Hosseini P.,Soybean Genomics and Improvement Laboratory | Hosseini P.,Towson University | Tremblay A.,Soybean Genomics and Improvement Laboratory | Matthews B.F.,Soybean Genomics and Improvement Laboratory | Alkharouf N.W.,Towson University
BMC Research Notes | Year: 2010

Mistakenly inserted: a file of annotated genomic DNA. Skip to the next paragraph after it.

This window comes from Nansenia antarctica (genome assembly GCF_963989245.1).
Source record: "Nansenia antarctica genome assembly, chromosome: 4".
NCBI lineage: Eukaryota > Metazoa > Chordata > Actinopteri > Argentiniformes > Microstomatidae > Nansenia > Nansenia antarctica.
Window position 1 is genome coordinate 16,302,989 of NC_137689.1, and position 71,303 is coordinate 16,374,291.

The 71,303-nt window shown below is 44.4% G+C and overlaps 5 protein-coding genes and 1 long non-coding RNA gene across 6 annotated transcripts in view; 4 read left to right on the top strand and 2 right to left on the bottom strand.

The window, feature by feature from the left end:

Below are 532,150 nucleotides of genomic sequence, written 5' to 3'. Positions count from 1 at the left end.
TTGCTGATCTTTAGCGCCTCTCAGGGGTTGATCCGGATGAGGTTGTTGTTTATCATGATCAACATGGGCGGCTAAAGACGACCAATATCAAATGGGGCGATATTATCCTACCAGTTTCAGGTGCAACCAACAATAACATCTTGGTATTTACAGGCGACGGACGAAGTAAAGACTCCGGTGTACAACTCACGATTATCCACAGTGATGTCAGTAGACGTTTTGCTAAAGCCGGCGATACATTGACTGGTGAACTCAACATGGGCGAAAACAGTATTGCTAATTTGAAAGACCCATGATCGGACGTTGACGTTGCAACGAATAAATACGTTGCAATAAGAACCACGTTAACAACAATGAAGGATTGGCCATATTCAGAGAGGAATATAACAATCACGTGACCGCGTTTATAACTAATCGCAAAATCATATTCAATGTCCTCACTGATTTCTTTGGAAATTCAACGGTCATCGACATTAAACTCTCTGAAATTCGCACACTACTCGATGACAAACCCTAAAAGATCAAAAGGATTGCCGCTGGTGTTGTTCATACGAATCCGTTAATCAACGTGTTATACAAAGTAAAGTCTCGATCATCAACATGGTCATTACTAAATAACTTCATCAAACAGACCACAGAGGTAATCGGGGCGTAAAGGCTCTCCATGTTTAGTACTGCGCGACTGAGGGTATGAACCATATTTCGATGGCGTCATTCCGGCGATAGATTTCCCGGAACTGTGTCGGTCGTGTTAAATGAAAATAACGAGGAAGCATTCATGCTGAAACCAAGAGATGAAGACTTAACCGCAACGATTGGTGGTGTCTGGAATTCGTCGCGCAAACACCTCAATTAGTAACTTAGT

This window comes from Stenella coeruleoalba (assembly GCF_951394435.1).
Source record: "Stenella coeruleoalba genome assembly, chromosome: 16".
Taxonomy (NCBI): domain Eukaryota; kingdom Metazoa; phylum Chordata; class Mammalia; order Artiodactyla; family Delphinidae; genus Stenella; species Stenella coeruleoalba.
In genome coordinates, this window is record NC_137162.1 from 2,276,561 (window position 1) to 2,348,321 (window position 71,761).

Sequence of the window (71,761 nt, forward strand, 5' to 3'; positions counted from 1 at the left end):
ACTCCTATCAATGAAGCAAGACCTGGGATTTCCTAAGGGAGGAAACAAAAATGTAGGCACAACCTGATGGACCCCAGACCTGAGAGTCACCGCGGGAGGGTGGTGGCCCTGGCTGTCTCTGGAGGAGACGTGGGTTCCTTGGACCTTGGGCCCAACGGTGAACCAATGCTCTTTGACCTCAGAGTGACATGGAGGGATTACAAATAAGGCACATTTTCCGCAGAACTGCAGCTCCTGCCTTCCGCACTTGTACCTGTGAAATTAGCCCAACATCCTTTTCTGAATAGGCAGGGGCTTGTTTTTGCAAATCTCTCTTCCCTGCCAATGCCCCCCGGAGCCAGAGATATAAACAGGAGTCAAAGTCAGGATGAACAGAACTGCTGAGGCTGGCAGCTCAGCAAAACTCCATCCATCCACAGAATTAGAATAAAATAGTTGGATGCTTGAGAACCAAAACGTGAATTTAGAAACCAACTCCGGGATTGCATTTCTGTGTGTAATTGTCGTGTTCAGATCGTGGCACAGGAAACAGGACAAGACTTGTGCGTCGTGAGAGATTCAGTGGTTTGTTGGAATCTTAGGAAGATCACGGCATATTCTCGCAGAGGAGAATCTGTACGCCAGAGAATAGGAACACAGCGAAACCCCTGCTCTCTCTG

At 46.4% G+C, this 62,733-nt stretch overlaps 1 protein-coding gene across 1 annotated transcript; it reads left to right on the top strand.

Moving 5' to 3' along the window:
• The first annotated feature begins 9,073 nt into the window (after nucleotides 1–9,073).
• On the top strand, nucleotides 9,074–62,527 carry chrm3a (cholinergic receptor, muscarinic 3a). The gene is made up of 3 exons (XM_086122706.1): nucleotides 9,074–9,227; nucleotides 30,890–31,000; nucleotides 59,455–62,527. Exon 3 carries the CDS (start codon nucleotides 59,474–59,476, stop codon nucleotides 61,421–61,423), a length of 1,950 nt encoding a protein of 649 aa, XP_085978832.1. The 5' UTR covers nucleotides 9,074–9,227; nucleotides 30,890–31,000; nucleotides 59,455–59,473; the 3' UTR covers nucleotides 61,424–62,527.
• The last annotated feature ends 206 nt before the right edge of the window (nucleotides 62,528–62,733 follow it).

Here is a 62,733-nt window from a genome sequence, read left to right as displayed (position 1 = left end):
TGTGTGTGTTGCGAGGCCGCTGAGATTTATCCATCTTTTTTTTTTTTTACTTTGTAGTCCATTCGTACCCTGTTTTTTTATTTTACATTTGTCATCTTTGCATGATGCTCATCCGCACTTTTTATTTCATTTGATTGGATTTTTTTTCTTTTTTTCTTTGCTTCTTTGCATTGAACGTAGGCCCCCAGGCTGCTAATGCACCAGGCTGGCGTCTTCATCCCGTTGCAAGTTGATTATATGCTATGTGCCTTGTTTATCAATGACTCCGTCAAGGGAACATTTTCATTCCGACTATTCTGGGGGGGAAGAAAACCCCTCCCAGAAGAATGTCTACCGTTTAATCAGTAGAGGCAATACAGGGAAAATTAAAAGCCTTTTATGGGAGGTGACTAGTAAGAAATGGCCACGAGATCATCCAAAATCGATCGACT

Background. The data produced by an Illumina flow cell with all eight lanes occupied, produces well over a terabyte worth of images with gigabytes of reads following sequence alignment. The ability to translate such reads into meaningful annotation is therefore of great concern and importance. Very easily, one can get flooded with such a great volume of textual, unannotated data irrespective of read quality or size. CASAVA, a optional analysis tool for Illumina sequencing experiments, enables the ability to understand INDEL detection, SNP information, and allele calling. To not only extract from such analysis, a measure of gene expression in the form of tag-counts, but furthermore to annotate such reads is therefore of significant value. Findings. We developed TASE (Tag counting and Analysis of Solexa Experiments), a rapid tag-counting and annotation software tool specifically designed for Illumina CASAVA sequencing datasets. Developed in Java and deployed using jTDS JDBC driver and a SQL Server backend, TASE provides an extremely fast means of calculating gene expression through tag-counts while annotating sequenced reads with the gene's presumed function, from any given CASAVA-build. Such a build is generated for both DNA and RNA sequencing. Analysis is broken into two distinct components: DNA sequence or read concatenation, followed by tag-counting and annotation. The end result produces output containing the homology-based functional annotation and respective gene expression measure signifying how many times sequenced reads were found within the genomic ranges of functional annotations. Conclusions. TASE is a powerful tool to facilitate the process of annotating a given Illumina Solexa sequencing dataset. Our results indicate that both homology-based annotation and tag-count analysis are achieved in very efficient times, providing researchers to delve deep in a given CASAVA-build and maximize information extraction from a sequencing dataset. TASE is specially designed to translate sequence data in a CASAVA-build into functional annotations while producing corresponding gene expression measurements. Achieving such analysis is executed in an ultrafast and highly efficient manner, whether the analysis be a single-read or paired-end sequencing experiment. TASE is a user-friendly and freely available application, allowing rapid analysis and annotation of any given Illumina Solexa sequencing dataset with ease. © 2010 Alkharouf et al; licensee BioMed Central Ltd.